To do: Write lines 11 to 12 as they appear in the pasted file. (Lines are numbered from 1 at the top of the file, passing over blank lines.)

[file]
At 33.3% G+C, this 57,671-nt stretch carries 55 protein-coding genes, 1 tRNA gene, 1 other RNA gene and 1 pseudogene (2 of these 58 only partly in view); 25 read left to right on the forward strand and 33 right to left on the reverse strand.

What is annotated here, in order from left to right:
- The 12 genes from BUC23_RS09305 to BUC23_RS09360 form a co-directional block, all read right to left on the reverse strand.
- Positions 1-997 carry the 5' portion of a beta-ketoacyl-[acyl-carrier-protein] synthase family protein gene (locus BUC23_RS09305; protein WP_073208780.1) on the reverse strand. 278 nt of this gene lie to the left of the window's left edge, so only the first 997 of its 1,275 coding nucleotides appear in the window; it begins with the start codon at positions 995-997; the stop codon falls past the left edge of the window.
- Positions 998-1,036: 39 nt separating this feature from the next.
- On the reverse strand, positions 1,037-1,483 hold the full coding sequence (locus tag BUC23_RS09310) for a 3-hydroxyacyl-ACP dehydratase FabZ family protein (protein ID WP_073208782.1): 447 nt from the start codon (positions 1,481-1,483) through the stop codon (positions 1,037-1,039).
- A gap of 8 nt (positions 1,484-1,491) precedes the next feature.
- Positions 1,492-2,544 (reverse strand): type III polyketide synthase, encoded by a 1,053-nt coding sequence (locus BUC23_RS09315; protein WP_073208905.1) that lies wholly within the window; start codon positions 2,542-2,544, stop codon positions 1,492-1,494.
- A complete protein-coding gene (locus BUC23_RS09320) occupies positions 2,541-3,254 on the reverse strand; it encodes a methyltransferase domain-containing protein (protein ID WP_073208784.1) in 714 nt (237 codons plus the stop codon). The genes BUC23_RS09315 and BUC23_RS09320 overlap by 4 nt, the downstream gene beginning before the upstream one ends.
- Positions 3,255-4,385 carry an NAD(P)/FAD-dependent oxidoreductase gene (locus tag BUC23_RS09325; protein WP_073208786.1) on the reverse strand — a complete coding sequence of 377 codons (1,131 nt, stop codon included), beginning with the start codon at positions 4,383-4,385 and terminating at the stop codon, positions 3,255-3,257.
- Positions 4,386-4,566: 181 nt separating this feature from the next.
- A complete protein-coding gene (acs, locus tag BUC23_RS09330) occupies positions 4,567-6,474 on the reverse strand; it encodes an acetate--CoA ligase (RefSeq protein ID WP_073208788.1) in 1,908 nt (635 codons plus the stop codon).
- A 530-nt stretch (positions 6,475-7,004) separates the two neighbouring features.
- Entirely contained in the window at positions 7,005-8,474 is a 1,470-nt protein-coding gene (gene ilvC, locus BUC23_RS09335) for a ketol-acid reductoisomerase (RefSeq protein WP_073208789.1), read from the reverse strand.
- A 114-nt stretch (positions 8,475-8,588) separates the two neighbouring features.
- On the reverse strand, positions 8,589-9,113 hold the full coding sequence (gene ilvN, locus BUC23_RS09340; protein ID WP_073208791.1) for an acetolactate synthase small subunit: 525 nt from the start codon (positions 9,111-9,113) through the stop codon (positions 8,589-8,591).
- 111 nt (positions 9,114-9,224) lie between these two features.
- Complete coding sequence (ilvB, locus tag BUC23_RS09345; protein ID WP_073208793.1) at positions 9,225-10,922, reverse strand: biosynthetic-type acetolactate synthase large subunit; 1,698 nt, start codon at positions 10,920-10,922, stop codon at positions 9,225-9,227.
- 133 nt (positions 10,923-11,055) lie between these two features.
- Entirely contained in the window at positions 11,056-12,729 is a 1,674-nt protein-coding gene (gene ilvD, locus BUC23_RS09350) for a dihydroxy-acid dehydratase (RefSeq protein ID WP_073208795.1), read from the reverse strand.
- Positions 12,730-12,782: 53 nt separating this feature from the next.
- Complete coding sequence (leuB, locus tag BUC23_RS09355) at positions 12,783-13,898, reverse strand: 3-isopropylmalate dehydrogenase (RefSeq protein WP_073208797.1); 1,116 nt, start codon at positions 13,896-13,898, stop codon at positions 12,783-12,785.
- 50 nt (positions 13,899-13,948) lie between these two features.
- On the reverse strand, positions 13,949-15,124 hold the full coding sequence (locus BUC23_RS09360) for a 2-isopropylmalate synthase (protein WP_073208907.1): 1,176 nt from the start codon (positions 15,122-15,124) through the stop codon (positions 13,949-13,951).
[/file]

- Positions 4,386-4,566: 181 nt separating this feature from the next.
- A complete protein-coding gene (acs, locus tag BUC23_RS09330) occupies positions 4,567-6,474 on the reverse strand; it encodes an acetate--CoA ligase (RefSeq protein ID WP_073208788.1) in 1,908 nt (635 codons plus the stop codon).